[introduction to Python] 30 commonly used Python minimalist codes, ready to use

What is the fastest way to learn Python?
Of course, it is a variety of small projects in actual combat. Only when you think and write, can you remember the rules. This article is 30 minimalist tasks that beginners can try to achieve by themselves; This article is also 30 pieces of code. Python developers can also see if there are unexpected uses.

1. Repeated element determination
The following method can check whether there are duplicate elements in a given list. It will use the set() function to remove all duplicate elements.

def all_unique(lst):
return len(lst)== len(set(lst))
x = [1,1,2,2,3,2,3,4,5,6]
y = [1,2,3,4,5]
all_unique(x) # False
all_unique(y) # True

2. Character element composition determination
Check whether the constituent elements of two strings are the same.

from collections import Counter
def anagram(first, second):
return Counter(first) == Counter(second)
anagram("abcd3", "3acdb") # True

3. Memory usage

The following code block checks the number of bytes the string occupies.

import sys
variable = 30
print(sys.getsizeof(variable)) # 24

4. Byte occupancy
The following code block checks the number of bytes the string occupies.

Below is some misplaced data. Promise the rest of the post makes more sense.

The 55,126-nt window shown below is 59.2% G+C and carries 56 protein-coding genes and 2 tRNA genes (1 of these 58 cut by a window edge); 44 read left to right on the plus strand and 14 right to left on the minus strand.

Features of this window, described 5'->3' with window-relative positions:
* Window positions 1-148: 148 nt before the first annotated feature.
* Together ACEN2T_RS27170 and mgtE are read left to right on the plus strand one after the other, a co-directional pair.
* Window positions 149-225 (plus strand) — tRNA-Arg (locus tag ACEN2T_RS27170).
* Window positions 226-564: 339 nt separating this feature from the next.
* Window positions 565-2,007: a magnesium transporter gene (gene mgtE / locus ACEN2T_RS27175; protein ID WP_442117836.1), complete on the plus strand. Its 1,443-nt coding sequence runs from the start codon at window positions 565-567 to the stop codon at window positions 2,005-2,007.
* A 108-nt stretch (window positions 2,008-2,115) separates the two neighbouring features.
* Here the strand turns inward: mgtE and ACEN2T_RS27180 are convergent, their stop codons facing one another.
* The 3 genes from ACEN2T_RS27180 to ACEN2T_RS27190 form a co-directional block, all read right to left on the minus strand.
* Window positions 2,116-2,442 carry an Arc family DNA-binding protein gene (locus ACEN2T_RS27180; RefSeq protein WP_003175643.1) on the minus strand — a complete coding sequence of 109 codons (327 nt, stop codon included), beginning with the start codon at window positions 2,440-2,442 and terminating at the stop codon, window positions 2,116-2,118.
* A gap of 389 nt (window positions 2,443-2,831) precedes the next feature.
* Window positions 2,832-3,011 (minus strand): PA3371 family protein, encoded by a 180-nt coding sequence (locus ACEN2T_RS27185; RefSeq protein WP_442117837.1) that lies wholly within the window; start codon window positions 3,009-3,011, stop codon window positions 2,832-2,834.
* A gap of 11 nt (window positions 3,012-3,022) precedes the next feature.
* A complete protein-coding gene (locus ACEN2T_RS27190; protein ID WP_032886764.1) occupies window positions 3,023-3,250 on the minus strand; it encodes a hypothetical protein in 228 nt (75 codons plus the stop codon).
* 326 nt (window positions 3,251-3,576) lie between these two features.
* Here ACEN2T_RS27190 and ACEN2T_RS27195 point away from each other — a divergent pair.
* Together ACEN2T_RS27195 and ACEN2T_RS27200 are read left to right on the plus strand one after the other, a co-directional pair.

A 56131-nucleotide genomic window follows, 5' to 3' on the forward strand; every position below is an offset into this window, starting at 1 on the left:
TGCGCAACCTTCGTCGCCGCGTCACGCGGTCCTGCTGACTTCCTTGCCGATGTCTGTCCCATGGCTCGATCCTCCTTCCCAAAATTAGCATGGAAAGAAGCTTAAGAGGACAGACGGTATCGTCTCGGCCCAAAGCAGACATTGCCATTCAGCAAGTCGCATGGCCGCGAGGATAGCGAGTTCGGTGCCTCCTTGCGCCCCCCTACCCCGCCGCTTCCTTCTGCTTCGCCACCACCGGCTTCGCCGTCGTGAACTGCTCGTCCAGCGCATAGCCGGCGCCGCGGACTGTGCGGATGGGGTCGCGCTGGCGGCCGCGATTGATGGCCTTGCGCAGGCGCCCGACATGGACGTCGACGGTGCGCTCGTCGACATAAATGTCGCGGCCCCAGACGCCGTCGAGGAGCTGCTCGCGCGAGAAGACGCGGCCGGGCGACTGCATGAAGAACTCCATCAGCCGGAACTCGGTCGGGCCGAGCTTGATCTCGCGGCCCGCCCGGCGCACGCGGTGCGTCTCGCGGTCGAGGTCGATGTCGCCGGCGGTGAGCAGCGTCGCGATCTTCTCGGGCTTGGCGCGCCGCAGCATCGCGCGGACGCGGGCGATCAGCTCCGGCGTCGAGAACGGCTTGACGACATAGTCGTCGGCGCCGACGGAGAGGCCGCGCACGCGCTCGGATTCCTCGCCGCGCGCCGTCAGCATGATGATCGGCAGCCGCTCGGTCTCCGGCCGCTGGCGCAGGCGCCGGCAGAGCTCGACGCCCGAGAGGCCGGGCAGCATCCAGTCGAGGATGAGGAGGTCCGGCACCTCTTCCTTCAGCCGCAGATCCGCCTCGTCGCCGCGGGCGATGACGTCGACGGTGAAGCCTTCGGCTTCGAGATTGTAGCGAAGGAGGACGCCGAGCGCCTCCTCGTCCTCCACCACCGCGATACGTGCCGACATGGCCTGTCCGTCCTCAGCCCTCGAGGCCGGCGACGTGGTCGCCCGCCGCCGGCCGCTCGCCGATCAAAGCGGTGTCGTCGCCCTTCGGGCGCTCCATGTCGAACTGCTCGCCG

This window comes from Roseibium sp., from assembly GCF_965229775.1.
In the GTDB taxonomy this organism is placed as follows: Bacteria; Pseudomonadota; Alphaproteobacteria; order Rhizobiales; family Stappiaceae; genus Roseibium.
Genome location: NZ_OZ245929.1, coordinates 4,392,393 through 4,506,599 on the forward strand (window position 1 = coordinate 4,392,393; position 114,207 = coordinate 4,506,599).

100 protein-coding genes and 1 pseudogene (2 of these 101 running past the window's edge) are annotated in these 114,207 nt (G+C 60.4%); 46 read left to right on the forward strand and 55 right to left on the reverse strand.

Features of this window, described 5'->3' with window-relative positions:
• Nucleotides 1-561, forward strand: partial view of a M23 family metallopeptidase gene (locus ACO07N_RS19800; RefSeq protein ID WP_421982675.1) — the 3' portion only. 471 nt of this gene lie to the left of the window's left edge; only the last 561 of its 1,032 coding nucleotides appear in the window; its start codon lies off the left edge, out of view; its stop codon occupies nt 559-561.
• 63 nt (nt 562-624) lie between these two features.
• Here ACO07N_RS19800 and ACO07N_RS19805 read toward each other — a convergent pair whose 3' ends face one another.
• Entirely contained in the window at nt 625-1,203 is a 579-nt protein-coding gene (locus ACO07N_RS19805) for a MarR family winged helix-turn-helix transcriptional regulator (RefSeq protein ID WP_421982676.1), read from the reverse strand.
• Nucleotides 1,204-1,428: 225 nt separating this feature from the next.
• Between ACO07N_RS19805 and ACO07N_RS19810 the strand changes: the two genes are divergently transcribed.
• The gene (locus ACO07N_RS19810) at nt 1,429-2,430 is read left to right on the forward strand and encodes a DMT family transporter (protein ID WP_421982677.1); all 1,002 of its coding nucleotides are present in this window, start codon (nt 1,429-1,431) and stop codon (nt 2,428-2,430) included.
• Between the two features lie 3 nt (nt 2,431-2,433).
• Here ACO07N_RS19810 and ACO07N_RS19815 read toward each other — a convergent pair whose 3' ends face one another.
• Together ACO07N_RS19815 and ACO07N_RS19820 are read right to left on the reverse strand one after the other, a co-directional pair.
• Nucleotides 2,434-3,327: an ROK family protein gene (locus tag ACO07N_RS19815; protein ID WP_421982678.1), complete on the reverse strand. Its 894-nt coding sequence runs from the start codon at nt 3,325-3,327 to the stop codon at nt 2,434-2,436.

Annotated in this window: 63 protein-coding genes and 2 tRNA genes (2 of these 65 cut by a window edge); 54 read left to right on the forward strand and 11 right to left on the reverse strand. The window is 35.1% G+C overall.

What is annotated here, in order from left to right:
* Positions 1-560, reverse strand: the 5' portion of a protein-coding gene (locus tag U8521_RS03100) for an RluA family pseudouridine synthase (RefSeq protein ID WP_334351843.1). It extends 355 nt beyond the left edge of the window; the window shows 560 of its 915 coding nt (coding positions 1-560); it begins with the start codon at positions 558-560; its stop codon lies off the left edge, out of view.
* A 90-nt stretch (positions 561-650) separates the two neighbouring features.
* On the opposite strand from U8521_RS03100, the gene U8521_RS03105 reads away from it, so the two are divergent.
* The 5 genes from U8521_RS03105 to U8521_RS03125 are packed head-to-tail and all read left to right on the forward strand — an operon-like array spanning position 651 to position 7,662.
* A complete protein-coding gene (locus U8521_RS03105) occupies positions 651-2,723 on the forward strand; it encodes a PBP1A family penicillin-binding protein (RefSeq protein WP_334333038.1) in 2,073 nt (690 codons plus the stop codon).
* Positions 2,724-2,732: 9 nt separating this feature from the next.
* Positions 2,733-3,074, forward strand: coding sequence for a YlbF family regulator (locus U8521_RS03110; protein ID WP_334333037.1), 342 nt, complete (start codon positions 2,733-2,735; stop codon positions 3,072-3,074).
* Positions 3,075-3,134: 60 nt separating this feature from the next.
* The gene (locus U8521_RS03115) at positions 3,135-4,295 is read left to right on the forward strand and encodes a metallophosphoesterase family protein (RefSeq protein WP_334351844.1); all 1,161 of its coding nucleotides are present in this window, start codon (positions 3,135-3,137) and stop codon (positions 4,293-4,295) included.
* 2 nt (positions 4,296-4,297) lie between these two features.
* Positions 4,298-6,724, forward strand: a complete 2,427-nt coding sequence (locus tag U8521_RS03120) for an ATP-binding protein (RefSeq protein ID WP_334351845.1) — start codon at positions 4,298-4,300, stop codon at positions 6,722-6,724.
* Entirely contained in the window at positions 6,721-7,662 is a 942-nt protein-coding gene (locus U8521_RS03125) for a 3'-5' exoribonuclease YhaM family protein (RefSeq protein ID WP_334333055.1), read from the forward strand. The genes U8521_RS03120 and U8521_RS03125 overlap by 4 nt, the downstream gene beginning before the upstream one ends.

def byte_size(string):
byte_size('') # 4
byte_size('Hello World') # 11

5. Print string N times
This code block can print a string N times without a loop statement.

n = 2
s ="Programming"
print(s * n)
# ProgrammingProgramming

6. Capital first letter
The following code block uses the title() method to capitalize the first letter of each word in the string.

s  = "programming is awesome"
# Programming Is Awesome

7 blocks
Given a specific size, define a function to cut the list according to this size.

from math import ceil
def chunk(lst, size):
return list(
map(lambda x: lst[x * size:x * size + size],
list(range(0, ceil(len(lst) / size)))))
# [[1,2],[3,4],5]

8. Compression
This method can remove Boolean values, for example (False, None, 0, ""), and it uses the filter() function.

def compact(lst):
return list(filter(bool, lst))
compact([0, 1, False, 2, '', 3, 'a', 's', 34])
# [ 1, 2, 3, 'a', 's', 34 ]

9. Unpack
The following code snippet can unpack the packed paired list into two different sets of tuples.

array = [['a', 'b'], ['c', 'd'], ['e', 'f']]
transposed = zip(*array)
# [('a', 'c', 'e'), ('b', 'd', 'f')]

10. Chain comparison
We can use different operators to compare multiple different elements in one line of code.

a = 3
print( 2 < a < 8) # True
print(1 == a < 2) # False

11. Comma concatenation
The following code can connect the list into a single string, and the separation between each element is set to comma.

hobbies = ["basketball", "football", "swimming"]
print("My hobbies are: " + ", ".join(hobbies))
# My hobbies are: basketball, football, swimming

12. Vowel statistics
The following method will count the number of vowels ('a ',' e ',' i ',' o ',' u ') in a string. It is done through regular expressions.

import re
def count_vowels(str):